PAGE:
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Archive for Wednesday, September 17, 2003

Transportation chief gives security update at KCI

September 17, 2003

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— The nation's transportation systems are safer now than before the Sept. 11 terrorist attacks, but the government will never be able to close every security gap, the head of the Transportation Security Administration said Tuesday.

"The bad guys are out there gaming everything we're doing with respect to airports and any other mode of transportation," James Loy told members of the National Defense Transportation Assn. "Our challenge has to be to find the means to try to stay ahead of them."

Loy was in the city both to address the association's annual meeting and to talk with security officials at Kansas City International Airport.

KCI is one of five commercial airports nationwide where employees of a private contractor -- under TSA oversight -- continue to screen passengers and baggage. The others are in San Francisco; Rochester, N.Y.; Tupelo, Miss.; and Jackson Hole, Wyo.

At the roughly 424 other commercial airports, about 50,000 federal employees replaced privately employed screeners last Nov. 19, as required by a new federal law. Those airports will be able to apply in November 2004 to return to private screening.

Loy already has visited KCI twice and, although not disclosing details, said the private screening operations seemed to be going "very, very well."

The experience at KCI and the other four airports with private screeners will help guide decisions next year on whether to maintain the federal work force at all airports, he said in an interview.

"Our challenge is to make sure that when Nov. 19, 2004, rolls around, we have done a good job of making certain that airport directors can make a good, solid, objective decision about whether they want to reprivatize," he said.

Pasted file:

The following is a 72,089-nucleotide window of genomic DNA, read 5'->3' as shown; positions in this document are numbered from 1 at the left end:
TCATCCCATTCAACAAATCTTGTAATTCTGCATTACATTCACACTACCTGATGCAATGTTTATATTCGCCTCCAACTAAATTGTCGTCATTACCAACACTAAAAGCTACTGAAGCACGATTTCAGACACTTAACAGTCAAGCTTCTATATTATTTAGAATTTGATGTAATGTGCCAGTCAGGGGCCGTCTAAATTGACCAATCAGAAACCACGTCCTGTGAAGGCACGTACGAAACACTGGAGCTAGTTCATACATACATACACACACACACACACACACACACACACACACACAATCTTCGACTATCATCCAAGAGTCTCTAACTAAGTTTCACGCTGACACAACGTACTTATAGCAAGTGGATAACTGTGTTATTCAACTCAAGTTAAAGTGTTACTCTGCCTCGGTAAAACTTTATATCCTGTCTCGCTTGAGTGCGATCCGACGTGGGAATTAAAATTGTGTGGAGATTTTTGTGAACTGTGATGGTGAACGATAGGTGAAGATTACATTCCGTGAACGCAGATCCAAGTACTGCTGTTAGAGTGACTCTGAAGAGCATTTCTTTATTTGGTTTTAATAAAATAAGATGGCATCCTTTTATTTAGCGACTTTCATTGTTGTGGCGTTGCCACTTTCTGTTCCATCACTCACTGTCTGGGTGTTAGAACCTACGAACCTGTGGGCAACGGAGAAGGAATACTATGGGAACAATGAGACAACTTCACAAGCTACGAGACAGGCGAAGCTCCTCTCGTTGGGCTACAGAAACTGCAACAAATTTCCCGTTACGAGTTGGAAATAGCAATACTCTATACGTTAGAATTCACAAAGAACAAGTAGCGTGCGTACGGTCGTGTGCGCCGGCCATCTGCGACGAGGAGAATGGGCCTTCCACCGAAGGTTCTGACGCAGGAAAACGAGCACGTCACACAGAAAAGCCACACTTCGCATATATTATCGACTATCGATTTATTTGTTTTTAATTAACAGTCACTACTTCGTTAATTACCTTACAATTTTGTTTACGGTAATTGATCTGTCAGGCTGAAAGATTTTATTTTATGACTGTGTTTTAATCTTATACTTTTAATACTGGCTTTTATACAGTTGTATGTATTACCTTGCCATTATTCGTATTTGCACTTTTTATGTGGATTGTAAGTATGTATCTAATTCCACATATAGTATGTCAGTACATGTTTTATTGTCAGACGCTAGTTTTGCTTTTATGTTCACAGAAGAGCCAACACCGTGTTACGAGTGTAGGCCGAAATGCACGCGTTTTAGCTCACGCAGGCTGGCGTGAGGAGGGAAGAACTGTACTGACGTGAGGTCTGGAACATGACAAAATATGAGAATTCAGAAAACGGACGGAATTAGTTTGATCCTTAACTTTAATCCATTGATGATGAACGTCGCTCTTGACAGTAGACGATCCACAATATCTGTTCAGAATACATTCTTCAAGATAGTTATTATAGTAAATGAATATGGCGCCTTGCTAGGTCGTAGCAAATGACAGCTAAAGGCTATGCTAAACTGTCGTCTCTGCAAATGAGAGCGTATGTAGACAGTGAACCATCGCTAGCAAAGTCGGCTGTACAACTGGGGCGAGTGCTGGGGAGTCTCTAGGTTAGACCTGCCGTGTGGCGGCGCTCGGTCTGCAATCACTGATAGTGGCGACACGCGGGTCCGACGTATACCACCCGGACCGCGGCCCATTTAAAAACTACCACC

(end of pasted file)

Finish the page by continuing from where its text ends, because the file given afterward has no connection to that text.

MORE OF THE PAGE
In his speech, Loy reviewed the TSA's accomplishments since its creation by Congress shortly after the Sept. 11 hijackings, chiefly the strengthening of airline security through tougher screenings and the installation of thousands of explosive detection machines at airports.

Besides aviation -- which Loy pointed out was Congress' first concern -- the TSA also oversees security of maritime, highway, rail, transit and pipeline transportation.

Loy said for all six methods of moving people and goods, the agency is devising security plans that involve awareness of threats, prevention and protection of terrorism, and response to terrorist acts.

Overall, Loy said, the goal is to "build a series of obstacles for the bad guys," partly through the collection and sharing of information about people who use or work around various transportation systems.

The government plans eventually to issue Transportation Worker Identification Credential cards to truckers, longshoremen and others as proof of identity after background checks.

A separate initiative -- the Computer Assisted Passenger Pre-Screening System, or CAPPS II -- is aimed at making air travel safer and more efficient.

For CAPPS, commercial and government databases will be used to rate passengers as possible security risks who merit extra screening. Unless a passenger is flagged as a terrorism risk, the information will be discarded after a flight, Loy said.

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